Vodafone Faces Fivefold Spectrum-Fee Jump in Proposed U.K. Rules

Vodafone Group Plc (VOD), Telefonica SA and others may have to pay bigger fees to the U.K. for rights to use spectrum after regulators increased the amount based on money raised in recent air-wave auctions.

Under the proposed rules, fees for Vodafone and Telefonica’s O2 unit will increase fivefold. They’ll owe 83.1 million pounds ($132.4 million) per year for rights to use the 900 megahertz and 1800 megahertz spectrum bands, up from 15.6 million pounds previously, regulator Ofcom said in a statement today.

The new rules are expected to take effect next year, pending a consultation period that ends in December, Ofcom said. The British government asked Ofcom to recalculate the fees to reflect “full market value” after carriers spent billions on new licenses worldwide. This year, the U.K. raised 2.34 billion pounds in a spectrum auction for airwaves that would carry high-speed mobile Internet traffic.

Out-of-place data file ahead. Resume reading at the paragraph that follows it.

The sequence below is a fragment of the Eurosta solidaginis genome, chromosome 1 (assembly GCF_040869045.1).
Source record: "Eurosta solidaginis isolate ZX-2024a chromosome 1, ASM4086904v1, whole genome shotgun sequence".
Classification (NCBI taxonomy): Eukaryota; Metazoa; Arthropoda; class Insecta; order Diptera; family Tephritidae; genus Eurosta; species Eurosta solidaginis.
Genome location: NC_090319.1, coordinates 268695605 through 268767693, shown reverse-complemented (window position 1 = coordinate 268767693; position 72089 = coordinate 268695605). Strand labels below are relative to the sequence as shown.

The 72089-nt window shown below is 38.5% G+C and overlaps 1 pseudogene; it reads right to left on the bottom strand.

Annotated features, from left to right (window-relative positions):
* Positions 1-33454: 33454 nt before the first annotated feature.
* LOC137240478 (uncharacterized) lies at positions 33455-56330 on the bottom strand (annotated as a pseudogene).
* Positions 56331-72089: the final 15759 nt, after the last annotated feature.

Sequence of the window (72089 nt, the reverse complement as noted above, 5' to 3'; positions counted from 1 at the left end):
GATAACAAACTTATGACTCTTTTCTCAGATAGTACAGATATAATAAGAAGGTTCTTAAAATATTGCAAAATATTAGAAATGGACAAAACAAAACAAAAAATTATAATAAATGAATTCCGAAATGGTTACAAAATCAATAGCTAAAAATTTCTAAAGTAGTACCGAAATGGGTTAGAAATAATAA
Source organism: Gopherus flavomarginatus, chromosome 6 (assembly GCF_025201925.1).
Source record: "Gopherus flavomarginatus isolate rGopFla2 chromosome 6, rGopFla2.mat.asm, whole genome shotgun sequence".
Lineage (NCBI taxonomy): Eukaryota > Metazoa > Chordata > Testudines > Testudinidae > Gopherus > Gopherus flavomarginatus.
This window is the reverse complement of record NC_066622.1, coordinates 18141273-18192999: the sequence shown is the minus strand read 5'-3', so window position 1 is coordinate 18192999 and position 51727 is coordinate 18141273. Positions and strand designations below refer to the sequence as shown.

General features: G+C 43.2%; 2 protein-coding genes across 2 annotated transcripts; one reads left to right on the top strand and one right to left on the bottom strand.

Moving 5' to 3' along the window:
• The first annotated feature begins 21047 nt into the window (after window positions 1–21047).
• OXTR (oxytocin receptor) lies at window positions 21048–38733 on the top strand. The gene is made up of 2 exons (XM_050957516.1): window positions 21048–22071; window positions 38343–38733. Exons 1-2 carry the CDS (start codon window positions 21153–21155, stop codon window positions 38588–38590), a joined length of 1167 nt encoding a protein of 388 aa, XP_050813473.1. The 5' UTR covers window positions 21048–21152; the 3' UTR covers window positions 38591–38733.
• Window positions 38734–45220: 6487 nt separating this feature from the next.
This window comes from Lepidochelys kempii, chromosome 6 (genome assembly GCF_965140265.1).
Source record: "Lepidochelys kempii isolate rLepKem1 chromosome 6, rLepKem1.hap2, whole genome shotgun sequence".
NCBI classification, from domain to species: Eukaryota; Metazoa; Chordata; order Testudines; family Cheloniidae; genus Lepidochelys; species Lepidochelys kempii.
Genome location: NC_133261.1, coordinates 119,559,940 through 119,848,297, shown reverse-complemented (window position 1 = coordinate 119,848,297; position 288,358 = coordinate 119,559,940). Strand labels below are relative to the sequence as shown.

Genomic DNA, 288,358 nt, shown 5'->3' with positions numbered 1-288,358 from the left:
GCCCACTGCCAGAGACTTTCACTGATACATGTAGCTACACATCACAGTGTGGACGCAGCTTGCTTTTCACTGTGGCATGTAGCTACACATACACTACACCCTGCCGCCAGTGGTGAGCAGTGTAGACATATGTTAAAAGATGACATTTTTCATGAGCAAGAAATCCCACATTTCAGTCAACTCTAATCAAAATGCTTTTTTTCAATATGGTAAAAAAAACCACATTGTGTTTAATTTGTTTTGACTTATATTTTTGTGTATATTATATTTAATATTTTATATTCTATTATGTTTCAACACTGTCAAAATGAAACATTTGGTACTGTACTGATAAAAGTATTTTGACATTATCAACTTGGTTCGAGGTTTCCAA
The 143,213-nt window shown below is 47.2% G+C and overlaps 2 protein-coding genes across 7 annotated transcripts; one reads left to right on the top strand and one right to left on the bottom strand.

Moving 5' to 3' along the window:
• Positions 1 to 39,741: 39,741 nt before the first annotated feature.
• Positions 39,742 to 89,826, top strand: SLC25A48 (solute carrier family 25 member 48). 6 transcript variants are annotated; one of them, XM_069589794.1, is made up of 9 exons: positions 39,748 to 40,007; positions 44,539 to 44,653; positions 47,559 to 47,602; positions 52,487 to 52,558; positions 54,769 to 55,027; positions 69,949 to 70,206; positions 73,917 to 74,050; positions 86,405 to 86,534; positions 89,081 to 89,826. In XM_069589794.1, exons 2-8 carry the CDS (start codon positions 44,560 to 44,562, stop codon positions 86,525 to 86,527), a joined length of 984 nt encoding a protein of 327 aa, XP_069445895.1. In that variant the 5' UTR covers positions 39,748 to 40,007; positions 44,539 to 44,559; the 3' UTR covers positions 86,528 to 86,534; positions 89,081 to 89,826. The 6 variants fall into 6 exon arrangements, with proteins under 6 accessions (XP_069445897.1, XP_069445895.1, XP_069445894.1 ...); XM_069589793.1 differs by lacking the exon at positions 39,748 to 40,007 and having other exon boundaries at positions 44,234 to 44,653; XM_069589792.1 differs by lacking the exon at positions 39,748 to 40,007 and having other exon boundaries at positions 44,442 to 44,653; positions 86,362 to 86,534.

“Spectrum is a valuable and finite national resource, and charging for it can incentivize the optimal use of frequencies,” Ofcom said in the statement.

Mobile network operators pay 64.5 million pounds a year total to use the two bands, which carry voice calls as well as third- and fourth-generation mobile data signals, according to the statement. The proposed fee increase would bring that to 308.9 million pounds.

The fee increase isn’t as steep for EE, a joint venture of Deutsche Telekom AG (DTE) and Orange SA (ORA), and Hutchison Whampoa Ltd. (13)’s Three. EE will pay 107.1 million pounds, up from 24.9 million, and Three’s annual bill will rise to 35.7 million pounds from 8.3 million pounds.

Their figures relate to the companies’ holdings after EE’s sale of spectrum to Three, which is expected to be completed in 2015, Ofcom said.

To contact the reporter on this story: Amy Thomson in London at athomson6@bloomberg.net

To contact the editor responsible for this story: Kenneth Wong at kwong11@bloomberg.net

Press spacebar to pause and continue. Press esc to stop.

Bloomberg reserves the right to remove comments but is under no obligation to do so, or to explain individual moderation decisions.

Please enable JavaScript to view the comments powered by Disqus.